Consumers want another commercial holiday

20 February 2019 5 min. read
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A recent study has found that shoppers want another commercial holiday like Valentine’s Day or Black Friday, but one that focuses on letting consumers “celebrate” themselves.

On the NBC television program "Parks and Recreation," two of the characters celebrate an annual, personally created commercial holiday during which they pamper and spoil themselves. The holiday is based around the simple idea that you “treat yo'self” to whatever you want, including clothes, fragrances, massages, mimosas, and fine leather goods. 

According to a quick scan of YouTube comments on a clip from the aforementioned episode, the idea resonates. User SolrSurfr3 wrote, “I need to take up this philosophy. One day a year, just binge on something that makes me happy.” The comment received 77 “likes.”

How much would you be willing to spend to celebrate a new commercial holiday that resonated with your wants and needs?

A study from consulting firm A.T. Kearney has found that American consumers would be receptive to a “me-focused” shopping holiday, if retailers were to create one. Of 1,000 US respondents, 35% said they want a commercial holiday that celebrates themselves. When asked what a “Me Day” holiday would look like, the most popular response was “a spa day.” As commercial holidays are unofficial shopping holidays created by retailers, it would probably make sense to situate it on a Saturday, if people want to “spa out.”

However, 36% of those surveyed responded that they would want the shopping holiday to “celebrate others.” Drilling down into the numbers shows that younger consumers are more interested in a “treat yourself” holiday rather than another “treat others” holiday. Those aged 18-24 preferred a “me” holiday by a margin of 48 to 31, while 25- to 44-year-olds preferred it by a lesser margin, of 38% to 31%. Those aged over 45 preferred a commercial holiday focused on others.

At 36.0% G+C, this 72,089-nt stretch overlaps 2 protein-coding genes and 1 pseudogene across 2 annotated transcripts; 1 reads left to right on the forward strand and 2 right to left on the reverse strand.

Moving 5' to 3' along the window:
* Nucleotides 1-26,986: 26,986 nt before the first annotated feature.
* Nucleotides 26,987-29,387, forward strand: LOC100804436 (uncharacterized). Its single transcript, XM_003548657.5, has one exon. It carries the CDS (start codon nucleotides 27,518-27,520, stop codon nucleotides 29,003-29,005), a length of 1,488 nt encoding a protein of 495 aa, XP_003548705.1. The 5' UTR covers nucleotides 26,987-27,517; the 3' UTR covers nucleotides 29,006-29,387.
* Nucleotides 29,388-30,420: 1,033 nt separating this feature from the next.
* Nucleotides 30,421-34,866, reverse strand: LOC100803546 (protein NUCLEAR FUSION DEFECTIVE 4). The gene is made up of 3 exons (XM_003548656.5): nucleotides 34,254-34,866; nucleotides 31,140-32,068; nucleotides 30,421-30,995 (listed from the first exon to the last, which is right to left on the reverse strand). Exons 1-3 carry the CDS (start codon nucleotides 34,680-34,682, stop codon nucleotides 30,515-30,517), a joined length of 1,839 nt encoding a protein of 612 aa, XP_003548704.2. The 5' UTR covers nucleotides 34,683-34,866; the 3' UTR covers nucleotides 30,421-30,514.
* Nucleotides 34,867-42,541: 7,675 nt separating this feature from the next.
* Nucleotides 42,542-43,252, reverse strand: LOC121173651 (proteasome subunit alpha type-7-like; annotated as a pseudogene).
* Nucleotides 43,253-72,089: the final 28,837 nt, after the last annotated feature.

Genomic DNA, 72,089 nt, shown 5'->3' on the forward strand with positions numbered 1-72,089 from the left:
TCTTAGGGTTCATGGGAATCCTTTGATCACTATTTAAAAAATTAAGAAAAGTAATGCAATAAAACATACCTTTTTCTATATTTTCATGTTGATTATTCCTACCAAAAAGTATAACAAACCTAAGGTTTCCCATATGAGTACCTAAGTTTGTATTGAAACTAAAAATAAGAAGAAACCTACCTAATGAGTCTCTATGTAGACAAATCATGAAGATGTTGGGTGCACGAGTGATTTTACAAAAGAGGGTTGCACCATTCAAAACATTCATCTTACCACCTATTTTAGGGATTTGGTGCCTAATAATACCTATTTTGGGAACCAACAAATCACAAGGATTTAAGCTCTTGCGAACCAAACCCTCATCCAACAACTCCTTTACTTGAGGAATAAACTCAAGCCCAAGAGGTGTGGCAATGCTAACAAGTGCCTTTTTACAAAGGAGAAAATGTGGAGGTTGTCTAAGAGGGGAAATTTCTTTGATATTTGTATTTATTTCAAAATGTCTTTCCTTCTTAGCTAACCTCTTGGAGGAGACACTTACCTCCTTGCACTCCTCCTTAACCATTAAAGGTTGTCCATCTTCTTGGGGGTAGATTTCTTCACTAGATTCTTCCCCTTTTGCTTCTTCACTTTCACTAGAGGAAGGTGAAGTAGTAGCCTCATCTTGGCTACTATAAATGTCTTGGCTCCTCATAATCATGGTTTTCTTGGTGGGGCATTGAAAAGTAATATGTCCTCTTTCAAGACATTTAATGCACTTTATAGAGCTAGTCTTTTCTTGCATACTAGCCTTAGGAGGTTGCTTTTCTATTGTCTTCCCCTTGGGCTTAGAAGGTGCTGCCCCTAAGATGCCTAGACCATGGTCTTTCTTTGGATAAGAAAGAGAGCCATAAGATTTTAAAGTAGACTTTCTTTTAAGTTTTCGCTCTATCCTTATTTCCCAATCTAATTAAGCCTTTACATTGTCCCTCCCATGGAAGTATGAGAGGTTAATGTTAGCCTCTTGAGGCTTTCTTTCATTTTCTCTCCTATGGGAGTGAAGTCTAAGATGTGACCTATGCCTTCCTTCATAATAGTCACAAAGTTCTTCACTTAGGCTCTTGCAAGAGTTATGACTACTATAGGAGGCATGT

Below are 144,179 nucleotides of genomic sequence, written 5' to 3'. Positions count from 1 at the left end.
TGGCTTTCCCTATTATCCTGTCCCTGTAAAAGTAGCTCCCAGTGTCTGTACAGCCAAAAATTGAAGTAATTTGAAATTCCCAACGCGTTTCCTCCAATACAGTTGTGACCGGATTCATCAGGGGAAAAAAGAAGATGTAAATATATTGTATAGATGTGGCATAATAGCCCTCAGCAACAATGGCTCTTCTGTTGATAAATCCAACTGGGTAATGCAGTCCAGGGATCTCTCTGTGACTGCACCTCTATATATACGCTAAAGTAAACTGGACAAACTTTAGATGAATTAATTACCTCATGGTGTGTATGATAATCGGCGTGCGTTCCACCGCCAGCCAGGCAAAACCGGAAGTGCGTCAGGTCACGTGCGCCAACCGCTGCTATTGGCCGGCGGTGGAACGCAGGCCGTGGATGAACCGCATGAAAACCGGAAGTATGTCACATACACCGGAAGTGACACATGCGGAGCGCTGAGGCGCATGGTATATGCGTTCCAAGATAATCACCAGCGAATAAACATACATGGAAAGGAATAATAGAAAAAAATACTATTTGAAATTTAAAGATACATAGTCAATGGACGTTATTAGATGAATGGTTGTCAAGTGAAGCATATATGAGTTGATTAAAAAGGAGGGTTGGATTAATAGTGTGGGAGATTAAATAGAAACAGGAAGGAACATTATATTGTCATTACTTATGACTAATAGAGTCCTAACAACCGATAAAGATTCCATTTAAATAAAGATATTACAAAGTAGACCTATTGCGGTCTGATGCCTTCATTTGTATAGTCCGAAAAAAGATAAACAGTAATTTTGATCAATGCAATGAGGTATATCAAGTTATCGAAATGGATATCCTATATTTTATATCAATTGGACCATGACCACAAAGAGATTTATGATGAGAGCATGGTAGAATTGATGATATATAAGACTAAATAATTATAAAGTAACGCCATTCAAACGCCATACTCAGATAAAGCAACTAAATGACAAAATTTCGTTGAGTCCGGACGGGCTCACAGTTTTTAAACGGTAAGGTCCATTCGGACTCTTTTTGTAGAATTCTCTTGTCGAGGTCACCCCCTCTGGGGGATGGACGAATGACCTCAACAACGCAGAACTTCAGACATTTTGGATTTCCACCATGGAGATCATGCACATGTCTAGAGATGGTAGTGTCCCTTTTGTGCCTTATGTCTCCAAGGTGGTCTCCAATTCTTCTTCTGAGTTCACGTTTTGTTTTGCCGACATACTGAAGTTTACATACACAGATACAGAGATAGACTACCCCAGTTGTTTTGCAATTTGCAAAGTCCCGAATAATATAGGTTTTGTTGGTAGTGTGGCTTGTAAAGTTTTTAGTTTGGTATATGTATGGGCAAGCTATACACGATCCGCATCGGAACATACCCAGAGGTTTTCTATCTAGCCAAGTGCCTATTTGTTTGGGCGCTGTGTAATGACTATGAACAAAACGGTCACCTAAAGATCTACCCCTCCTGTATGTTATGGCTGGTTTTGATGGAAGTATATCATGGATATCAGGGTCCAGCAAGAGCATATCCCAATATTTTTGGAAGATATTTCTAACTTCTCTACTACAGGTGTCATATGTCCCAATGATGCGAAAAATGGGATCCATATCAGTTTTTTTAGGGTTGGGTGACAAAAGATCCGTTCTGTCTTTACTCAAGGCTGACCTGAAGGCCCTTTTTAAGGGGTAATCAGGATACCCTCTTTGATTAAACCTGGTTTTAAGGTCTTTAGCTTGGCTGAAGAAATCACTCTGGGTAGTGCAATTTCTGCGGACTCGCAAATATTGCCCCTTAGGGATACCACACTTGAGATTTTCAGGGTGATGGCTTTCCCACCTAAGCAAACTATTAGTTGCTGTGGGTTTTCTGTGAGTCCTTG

"Self-indulgence sells – especially to Millennial and Gen Z shoppers,” Patricia Hong, partner and head of the A.T. Kearney’s luxury and beauty sector, said.

Which categories would you be most interested in purchasing during a new commercial holiday?

For those respondents that picked an others-based holiday, the focus was approximately evenly divided between pets, friends, and family. But even here lies an opportunity to attract millennial dollars. “At a time when traditional relationships are being redefined and people are more mobile and changing jobs more often, pets can take on the emotional significance formerly only enjoyed by family and friends," Hong said.

Millennials have less money and are marrying less and having fewer babies, but they’re increasingly cramming pets into that family-sized hole – with significantly higher rates of pet ownership than the general population. And if they see their pets as “family,” they’ll buy more stuff for them. 

In terms of a “treat yourself” holiday, 52% of overall respondents said that they would spend between $50 and $200, while a further 30% said they would spend more than $200. The median spending amount of $100 was double that of the “treat others” survey respondents.

Value can trump discounting

Respondents were more favorable to experience-based spending rather than product purchases, with travel and dining, and entertainment being the top two picks, at 18% and 15% respectively. Apparel and footwear ranked third among overall respondents, at 12%.

For men, electronics ranked as the third most popular splurge, at 17%, while women’s third most popular pick was beauty and personal care purchases, at 14%.

As for what would incentivize consumers to spend money on the holiday, the single most popular choice was a “discounted retail price” – unsurprising given the discount-oriented nature of other commercial holidays like Black Friday and Prime Day. However, A.T. Kearney points out that “value” options like free shipping and returns (14%) and gifts with purchase (13%) are also big incentives.

When asked where they would like to shop, 53% preferred online, while 33% preferred physical stores. In the online category, 31% selected websites as their first choice, 16% picked mobile apps, and 6% said they would purchase though social media.